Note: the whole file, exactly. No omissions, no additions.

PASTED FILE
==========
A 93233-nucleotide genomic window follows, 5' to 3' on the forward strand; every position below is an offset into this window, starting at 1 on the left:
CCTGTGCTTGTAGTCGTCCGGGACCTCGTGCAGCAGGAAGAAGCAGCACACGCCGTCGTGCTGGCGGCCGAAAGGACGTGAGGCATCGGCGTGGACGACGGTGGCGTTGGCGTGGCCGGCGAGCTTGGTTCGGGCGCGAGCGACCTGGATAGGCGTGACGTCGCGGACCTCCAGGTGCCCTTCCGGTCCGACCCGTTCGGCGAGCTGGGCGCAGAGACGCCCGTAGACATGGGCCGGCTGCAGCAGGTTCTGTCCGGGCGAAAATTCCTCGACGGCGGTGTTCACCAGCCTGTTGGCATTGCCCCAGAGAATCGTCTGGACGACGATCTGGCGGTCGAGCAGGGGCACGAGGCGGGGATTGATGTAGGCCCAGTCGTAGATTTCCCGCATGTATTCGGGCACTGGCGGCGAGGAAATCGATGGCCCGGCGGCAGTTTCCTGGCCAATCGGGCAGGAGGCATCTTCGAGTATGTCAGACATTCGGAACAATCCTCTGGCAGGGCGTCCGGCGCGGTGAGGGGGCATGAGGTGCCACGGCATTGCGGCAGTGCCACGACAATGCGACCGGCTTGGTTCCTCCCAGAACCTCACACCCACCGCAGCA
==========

A 93233-nucleotide genomic window follows, 5' to 3' on the forward strand; every position below is an offset into this window, starting at 1 on the left:
CCTGTGCTTGTAGTCGTCCGGGACCTCGTGCAGCAGGAAGAAGCAGCACACGCCGTCGTGCTGGCGGCCGAAAGGACGTGAGGCATCGGCGTGGACGACGGTGGCGTTGGCGTGGCCGGCGAGCTTGGTTCGGGCGCGAGCGACCTGGATAGGCGTGACGTCGCGGACCTCCAGGTGCCCTTCCGGTCCGACCCGTTCGGCGAGCTGGGCGCAGAGACGCCCGTAGACATGGGCCGGCTGCAGCAGGTTCTGTCCGGGCGAAAATTCCTCGACGGCGGTGTTCACCAGCCTGTTGGCATTGCCCCAGAGAATCGTCTGGACGACGATCTGGCGGTCGAGCAGGGGCACGAGGCGGGGATTGATGTAGGCCCAGTCGTAGATTTCCCGCATGTATTCGGGCACTGGCGGCGAGGAAATCGATGGCCCGGCGGCAGTTTCCTGGCCAATCGGGCAGGAGGCATCTTCGAGTATGTCAGACATTCGGAACAATCCTCTGGCAGGGCGTCCGGCGCGGTGAGGGGGCATGAGGTGCCACGGCATTGCGGCAGTGCCACGACAATGCGACCGGCTTGGTTCCTCCCAGAACCTCACACCCACCGCAGCA